September 2022 Convening

Posted on: September 21, 2022  |  Posted in: Community Blog

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Welcome to the resource page for the San Diego Military Family Collaborative (SDMFC) Monthly Convening using Zoom for Friday, July 22nd, 2022! This convening topic is focused on “A Bridge to Awareness: Substance Abuse.”  Here are our collection of experts who will serve on our panel and provide training to better inform our audience:

Lisa Bridges is a Sr. Program Manager with SAY San Diego’s Alcohol, Tobacco, and Other Drug Prevention programs. She’s been with SAY since April 2018 and serves the North Central San Diego region through North City Prevention Coalition (aka NCPC).  For more than 10 years, Lisa has coordinated community-based projects in San Diego County to prevent teen sex trafficking and youth substance use. She believes good environmental prevention strategies go beyond solid data and must involve community stakeholders, and engage usual suspects, youth, and credible messengers. Lisa is an excellent communicator and group facilitator passionate about people being seen, known, and heard.  Lisa is a proud Army mom with 2 grown children: daughter Brittany and son Jacob.

William Perno is an alcohol and other drugs Prevention Specialist with Social Advocates for Youth (SAY) San Diego. William is also a retired San Diego County Deputy Sheriff. William is a subject matter expert for synthetic drugs including Synthetic Cannabinoids “Spice”, Synthetic Stimulants “Bath Salts”, Synthetic Opioids; Fentanyl and Fentanyl analogs, and other emerging drug trends. He was instrumental in the passage of California State laws banning synthetic drugs and has worked with local governments to create city and county ordinances. William has given more than 600 synthetic drug presentations to community groups, school districts, students, teachers, parents, health care providers (psychologists, psychiatrists, security staff, and emergency room doctors), prevention providers, treatment providers, and policymakers. William has also given synthetic drug training to law enforcement agencies and organizations throughout California. Presentations can include how to recognize opioid overdose symptoms, how to use Naloxone, a medicine that rapidly reverses an opioid overdose, and free distribution of Narcan Nasal Spray.

  • Lauren Ireland, Alcohol Abuse Prevention Specialist – Substance Abuse Counseling Center MCRD San Diego:

Lauren Ireland is the Alcohol Abuse Prevention Specialist for the Marine Corps Recruit Depot, San Diego, and the Western Recruiting Region (all of the USMC recruiters west of Chicago). Previous to this position, she worked as an Investigative Assistant with the Drug Enforcement Administration and also served honorably in the Marine Corps. She is passionate about educating people about substance abuse and is hopeful to make positive changes for the Marine Corps community and their families.

  • Officer Matthew Luna, Campus Police Officer – San Diego Unified School District Police Department:619-291-7678

He began his law enforcement career with the San Diego Police Department in 2009 and joined the San Diego Unified School District Police Department in 2013.  He has worked as a patrol officer and a campus police officer for the school district and has been working at Canyon Hills High School for the past 5 years.  The best way to contact him directly is through San Diego Unified School District Police Department Dispatch at 619-291-7678.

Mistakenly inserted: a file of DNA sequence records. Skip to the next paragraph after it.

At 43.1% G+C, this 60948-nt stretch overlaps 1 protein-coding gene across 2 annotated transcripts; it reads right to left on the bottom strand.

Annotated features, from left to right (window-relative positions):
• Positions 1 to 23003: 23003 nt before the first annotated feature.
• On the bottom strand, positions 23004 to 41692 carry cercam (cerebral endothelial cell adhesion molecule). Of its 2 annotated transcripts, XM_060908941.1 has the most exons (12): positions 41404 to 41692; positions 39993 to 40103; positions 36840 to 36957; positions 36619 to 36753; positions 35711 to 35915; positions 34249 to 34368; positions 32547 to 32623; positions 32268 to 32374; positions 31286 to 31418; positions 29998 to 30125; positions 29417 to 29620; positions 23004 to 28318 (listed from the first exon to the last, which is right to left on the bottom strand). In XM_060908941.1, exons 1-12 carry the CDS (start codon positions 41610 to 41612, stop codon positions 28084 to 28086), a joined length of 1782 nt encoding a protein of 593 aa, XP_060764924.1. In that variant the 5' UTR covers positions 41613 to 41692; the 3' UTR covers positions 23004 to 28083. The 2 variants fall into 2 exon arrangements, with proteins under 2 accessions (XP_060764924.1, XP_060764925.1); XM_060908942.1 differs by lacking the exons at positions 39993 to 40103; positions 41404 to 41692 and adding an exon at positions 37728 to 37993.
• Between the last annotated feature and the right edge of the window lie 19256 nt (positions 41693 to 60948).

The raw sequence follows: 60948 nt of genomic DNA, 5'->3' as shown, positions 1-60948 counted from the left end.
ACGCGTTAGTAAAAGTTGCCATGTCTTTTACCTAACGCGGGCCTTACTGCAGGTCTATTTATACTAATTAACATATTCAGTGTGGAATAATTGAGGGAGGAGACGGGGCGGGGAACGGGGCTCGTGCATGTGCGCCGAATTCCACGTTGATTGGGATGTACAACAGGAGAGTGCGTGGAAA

Ms. Logan is bicultural, bilingual in Spanish and a certified alcohol and drug counselor through CADTP. Ms. Logan has a Master’s in social work from Walden University and is registered with the Board of Behavioral Sciences as an Associate Clinical Social Worker. She is trained in Motivational Interviewing and has over 15 years of professional experience in human services and public health serving underserved populations. Ms. Logan has lived experience of the difficulties that may arise with substance use and strives to serve the community with love and compassion for people who use drugs (PWUD). She has experience with individuals [people] who inject drugs (PWID), those whose lives have been heavily impacted by the justice system, and those with PTSD and complex trauma. She is skilled in assessments, and behavioral theories underpinning MI. She served as a program manager for over seven years at McAlister Institute with adults, older adults, and youth in various programs. She has collaborated with OnPoint for several years and will assume responsibilities as the program manager for the Naloxone Distribution Program (NDP), CheckIT and the TestIT intervention components offered at OnPoint including the role of executive clinical director for the Harm Reduction Coalition of San Diego (HRCSD). 

Please sign in via our Attendance Sheet by clicking HERE


Discussions with service providers showcased the power of connection among one another in 3 networking sessions, audience members were able to connect and share resources and insights into one another’s work, but also better understanding how to support military families in their time of need.


(Following the event date)



For your convenience, below you will find resources and relevant links that will be referred to in this Convening. 

SDMFC Materials




  • More than 1 in 10 veterans have been diagnosed with a substance use disorder (higher than general population)
  • Substance Use Disorder (SUD) rates were higher in male veterans ages 18-25 compared with civilians
  • Although illicit drug use and cigarette smoking is relatively low binge drinking is high among military personnel compared to the general population.


  • Increased combat exposure involving violence and trauma experienced by those who serve result in an increased risk of problematic drinking.
  • Stats below taken from – 2015 HRBS Analysis by RAND Corp (2018)